The SM.79 have to be held for anti-shipping missions.

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  • Marmat
    replied
    Mussolini wants too much, ...

    Originally posted by Michele View Post
    Later in the war, no. In 1940, assuming the Germans aren't involved in Africa, the Balkans are at peace, and Britain leaves this peace conference table weakened, yes, I'd say so. Hitler wasn't even sure he actually wanted Italy to declare war, in our June 1940. He still might hope Britain would see reason in its dealings with Germany, too, and he still has his "real" war to begin. If actual "separate peace" is too much to stomach from a propaganda POV, I guess Italy could reach a "temporary" armistice with Britain and France, with final settlement of all outstanding issues to be reached as soon as Britain is at peace with Germany too. The Korean DMZ still runs along an "armistice" line today.

    Naturally, we're talking about a German-like winning streak for Italy. I'm aware it's not likely.
    ... historically, in May 1940, he wanted Malta and Cyprus from Britain, Nice, Savoy, Corsica, and Tunis from France plus Italian protectorates over Egypt, Syria and Iraq, and Sudan to be governed as an Italo-Egyptian Protectorate, just to intervene with Hitler for acceptable peace terms, and his own neutrality.

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  • Michele
    replied
    Originally posted by MarkV View Post
    Are you suggesting that Hitler would be prepared to watch Italy make a separate peace?
    Later in the war, no. In 1940, assuming the Germans aren't involved in Africa, the Balkans are at peace, and Britain leaves this peace conference table weakened, yes, I'd say so. Hitler wasn't even sure he actually wanted Italy to declare war, in our June 1940. He still might hope Britain would see reason in its dealings with Germany, too, and he still has his "real" war to begin. If actual "separate peace" is too much to stomach from a propaganda POV, I guess Italy could reach a "temporary" armistice with Britain and France, with final settlement of all outstanding issues to be reached as soon as Britain is at peace with Germany too. The Korean DMZ still runs along an "armistice" line today.

    Naturally, we're talking about a German-like winning streak for Italy. I'm aware it's not likely.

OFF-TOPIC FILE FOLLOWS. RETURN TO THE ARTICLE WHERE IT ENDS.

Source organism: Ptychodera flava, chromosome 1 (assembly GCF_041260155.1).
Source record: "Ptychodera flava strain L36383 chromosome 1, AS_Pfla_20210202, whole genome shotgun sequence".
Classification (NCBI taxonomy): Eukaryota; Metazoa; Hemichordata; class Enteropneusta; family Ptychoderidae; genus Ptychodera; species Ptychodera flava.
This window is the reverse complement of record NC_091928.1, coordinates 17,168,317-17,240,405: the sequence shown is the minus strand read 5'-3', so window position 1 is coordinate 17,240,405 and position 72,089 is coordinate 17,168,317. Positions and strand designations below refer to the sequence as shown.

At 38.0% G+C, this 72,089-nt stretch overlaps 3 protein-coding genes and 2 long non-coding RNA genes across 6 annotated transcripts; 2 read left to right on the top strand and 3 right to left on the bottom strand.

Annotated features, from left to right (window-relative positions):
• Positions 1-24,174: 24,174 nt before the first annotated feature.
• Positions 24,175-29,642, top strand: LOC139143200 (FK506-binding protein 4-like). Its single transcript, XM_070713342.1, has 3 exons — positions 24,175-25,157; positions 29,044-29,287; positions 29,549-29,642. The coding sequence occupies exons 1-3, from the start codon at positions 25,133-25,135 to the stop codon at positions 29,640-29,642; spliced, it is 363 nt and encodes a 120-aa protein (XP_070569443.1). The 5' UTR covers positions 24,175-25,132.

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  • MarkV
    replied
    Originally posted by Michele View Post
    What it might do, however, is to convince the British, come 1940, that they'd better come to terms, at least with Italy.
    Are you suggesting that Hitler would be prepared to watch Italy make a separate peace?

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  • Michele
    replied
    Originally posted by The Exorcist View Post
    Djibouti is by far the toughest target in the area...
    I didn't say "conquer it at all costs". I said "send something there".

    The point being (and this goes back to the thread's question) that no matter how much proper planning was done, from a strictly economic and assets-wise point of view Italy can never win the war.

    What it might do, however, is to convince the British, come 1940, that they'd better come to terms, at least with Italy. Thus winning the war in that way.
    That means racking up a series of stunning victories which will impress on the British the notion that Italy too is as unstoppable as Germany, and picking up all the chips that are within reach. It doesn't matter if Djibouti is still just under siege when the time for this decision comes; what matters is that the Italians are on the offensive there too. Djibouti might not have fallen, but if it's being besieged it will be part of the bargain equation, if it's not, it will not.

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  • The Exorcist
    replied
    Originally posted by Michele View Post
    ...
    An additional note: if you're launching all of that from Africa Orientale Italiana starting on the first day of war, there really is no reason to leave Djibouti alone. Send something there too.
    Djibouti is by far the toughest target in the area, even if there was no naval or air power worth speaking of (and I'm not sure if that was really the case).
    There were a full five battalions of infantry there, as well as several batteries of artillery and some good AAA. The Garrison would also not have been surprised at all, the only Rail Road leads from there straight to Addis Ababa!